IMICS Thesis Workshop Empowers Students with Expert Guidance and Tools for Academic Success

Date : 2024-04-01 Department : International Master's Program in International Communication Studies
【Article by IMICS】
The International Master's Program in International Communication Studies (IMICS) at National Chengchi University (NCCU) hosted a thesis workshop on March 22nd, led by Dr. Jih-Hsuan Lin, the program's director and a distinguished professor. This workshop aimed to guide students through the daunting process of initiating their theses and seeking appropriate advisors. Notably, attendees included Dr. Meng-Chieh Yang and her students from the Digital Content Marketing in Social Media course, enriching the discussion with diverse perspectives.

Dr. Lin commenced the workshop by addressing common challenges faced by graduate students, particularly those in their first year, emphasizing the initial hurdles of thesis initiation. “The first step is always the hardest,” she remarked while illustrating the thesis-writing process with a meme underscoring the importance of thoughtful consideration – thinking about how to write a thesis always takes much of the time. She highlighted a prevalent mistake among students – conceptualizing overly broad topics – advising instead to refine topics using specific key terms. During the session, Hailey, one of the IMICS students, shared her ongoing thesis about analyzing the portrayals of Southeast Asian migrant workers in two Taiwanese newspapers. This concrete example serves as an illustration of how refined and narrow the topic should be.

As Dr. Lin delved into the importance of conducting a literature review to contextualize research, another student, Syrus, recommended a valuable resource, Anna's Archive, for accessing scholarly materials. “This website is useful when students cannot get access to certain essays or journals,” he claimed. Dr. Lin stressed the essence of providing substantive arguments in the literature review, cautioning against mere citation without critical engagement with sources. “Many students had simply quoted and cited from authors without bringing up the idea or why he or she cited from the references,” she explicated, from her past experiences in instructing and advising students. Additionally, practical tools like Excel, EndNote, and Zotero were suggested for efficient literature management. Dr. Yang also expressed her particular fondness for Zotero, citing its functionality as a plug-in and its ability for online synchronization, distinguishing it significantly from other software options.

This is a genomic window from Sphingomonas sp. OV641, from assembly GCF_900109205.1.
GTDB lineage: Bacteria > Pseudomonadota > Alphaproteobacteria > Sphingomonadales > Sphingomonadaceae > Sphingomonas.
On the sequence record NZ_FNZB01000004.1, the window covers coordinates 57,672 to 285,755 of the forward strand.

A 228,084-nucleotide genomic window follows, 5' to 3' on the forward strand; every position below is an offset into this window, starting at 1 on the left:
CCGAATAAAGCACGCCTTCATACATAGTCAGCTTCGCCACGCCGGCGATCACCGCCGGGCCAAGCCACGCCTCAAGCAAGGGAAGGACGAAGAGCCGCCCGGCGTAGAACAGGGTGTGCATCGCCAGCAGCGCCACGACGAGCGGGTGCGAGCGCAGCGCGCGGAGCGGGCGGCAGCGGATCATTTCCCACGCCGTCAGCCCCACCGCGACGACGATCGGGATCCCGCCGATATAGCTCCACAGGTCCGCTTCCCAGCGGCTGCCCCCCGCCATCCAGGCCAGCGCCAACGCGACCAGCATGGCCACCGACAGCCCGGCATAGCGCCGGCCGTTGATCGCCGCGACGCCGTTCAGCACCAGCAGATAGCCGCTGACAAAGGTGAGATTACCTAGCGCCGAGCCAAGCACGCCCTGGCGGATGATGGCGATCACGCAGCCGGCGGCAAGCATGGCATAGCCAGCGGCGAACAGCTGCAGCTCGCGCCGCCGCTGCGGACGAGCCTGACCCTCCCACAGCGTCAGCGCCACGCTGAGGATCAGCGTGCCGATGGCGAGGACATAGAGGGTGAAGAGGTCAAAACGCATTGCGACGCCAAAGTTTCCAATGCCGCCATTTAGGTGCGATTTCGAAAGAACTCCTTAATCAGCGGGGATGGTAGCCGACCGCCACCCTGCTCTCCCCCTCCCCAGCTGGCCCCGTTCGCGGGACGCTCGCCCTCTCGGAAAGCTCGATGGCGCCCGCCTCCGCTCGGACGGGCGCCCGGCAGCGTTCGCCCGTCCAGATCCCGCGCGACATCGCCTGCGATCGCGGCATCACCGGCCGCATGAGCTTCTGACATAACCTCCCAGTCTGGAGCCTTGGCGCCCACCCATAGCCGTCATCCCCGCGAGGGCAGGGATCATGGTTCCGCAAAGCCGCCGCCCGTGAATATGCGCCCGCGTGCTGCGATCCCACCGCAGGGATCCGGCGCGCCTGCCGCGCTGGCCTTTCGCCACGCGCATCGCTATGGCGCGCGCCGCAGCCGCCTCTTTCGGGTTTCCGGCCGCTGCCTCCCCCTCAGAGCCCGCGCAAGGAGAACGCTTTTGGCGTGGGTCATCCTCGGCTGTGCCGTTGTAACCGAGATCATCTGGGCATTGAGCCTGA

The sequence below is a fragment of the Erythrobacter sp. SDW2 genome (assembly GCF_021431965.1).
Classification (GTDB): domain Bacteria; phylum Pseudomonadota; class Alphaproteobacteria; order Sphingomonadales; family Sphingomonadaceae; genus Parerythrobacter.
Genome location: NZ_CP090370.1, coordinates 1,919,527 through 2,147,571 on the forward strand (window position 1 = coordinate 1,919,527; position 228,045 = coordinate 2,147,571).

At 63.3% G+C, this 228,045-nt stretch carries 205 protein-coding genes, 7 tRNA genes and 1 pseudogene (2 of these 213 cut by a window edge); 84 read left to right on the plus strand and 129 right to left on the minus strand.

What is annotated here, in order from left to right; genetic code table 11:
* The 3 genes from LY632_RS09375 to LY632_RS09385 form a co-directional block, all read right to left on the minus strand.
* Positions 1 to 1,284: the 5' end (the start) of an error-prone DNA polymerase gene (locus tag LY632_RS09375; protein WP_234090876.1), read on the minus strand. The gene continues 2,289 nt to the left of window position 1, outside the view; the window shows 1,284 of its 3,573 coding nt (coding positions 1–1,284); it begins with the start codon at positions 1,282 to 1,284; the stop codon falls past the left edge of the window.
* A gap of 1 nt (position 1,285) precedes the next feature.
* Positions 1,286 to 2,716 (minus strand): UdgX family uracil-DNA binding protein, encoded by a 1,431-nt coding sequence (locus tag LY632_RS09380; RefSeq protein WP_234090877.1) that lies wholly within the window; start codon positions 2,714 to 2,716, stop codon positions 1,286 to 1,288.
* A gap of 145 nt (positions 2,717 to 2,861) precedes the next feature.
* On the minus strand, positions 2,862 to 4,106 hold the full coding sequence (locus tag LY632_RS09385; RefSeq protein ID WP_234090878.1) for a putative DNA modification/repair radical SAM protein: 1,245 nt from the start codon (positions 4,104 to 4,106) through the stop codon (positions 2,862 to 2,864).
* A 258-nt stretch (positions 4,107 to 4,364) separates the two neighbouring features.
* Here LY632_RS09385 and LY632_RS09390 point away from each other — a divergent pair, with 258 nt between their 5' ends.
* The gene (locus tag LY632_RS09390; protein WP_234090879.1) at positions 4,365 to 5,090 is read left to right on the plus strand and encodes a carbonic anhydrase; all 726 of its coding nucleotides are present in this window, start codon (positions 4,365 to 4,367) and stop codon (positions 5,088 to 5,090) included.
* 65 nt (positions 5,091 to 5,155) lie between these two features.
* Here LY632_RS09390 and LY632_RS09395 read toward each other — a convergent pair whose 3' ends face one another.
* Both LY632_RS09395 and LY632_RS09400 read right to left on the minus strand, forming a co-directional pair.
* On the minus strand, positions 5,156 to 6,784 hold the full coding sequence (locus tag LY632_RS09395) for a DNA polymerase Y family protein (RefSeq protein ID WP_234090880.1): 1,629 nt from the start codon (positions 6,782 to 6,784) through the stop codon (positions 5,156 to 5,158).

Regarding theoretical frameworks, aside from drawing a diagram, Dr. Lin also advised limiting the adoption to one or two theories. “Utilizing only one theory is much better because there is often a clash between two theories,” she shared this particular tip from her thesis advisor in a humorous tone. As for the contribution part, Dr. Lin explained her viewpoint on why it is better to conclude with positive statements rather than focusing on flaws or limitations. “It is always better to end strongly,” she elucidated.

For the part of advising how to find a thesis advisor, reflecting on her experience at the University of Texas at Austin, Dr. Meng-Chieh Yang emphasized the significance of choosing an advisor who is often on-campus for fruitful discussions. Dr. Jih-Hsuan Lin further gave out more advice, including enrolling in courses taught by potential advisors. “This is helpful for getting to know each other. You get to realize the professor's style of doing things, and in turn, the professor gets to know you.”

In the concluding remark, Dr. Lin gave some more useful advices for writing your own thesis. These are listed as follows.
✓ DOs
• Keep an outline: Outlining your thesis is useful for discussing with your advisor. The reason lies in that it is much harder to adjust and modify your thesis if the paragraphs have been concretely written down.
• Two-week rule: Please do allow your thesis advisor and the committees of oral defense to read for at least two weeks. While this suggests a polite manner, this also points out the importance of time management.
• Be honest: If there are specific conditions, like rushing to graduate, you will have to spell this all out when finding a thesis advisor. As professors tend to work in a slow and steady pace, this is important for finding an advisor that is willing to guide you through the rushed process.

Collectively, this workshop provided invaluable guidance for IMICS students embarking on their thesis journey, equipping them with essential tools and insights for academic success.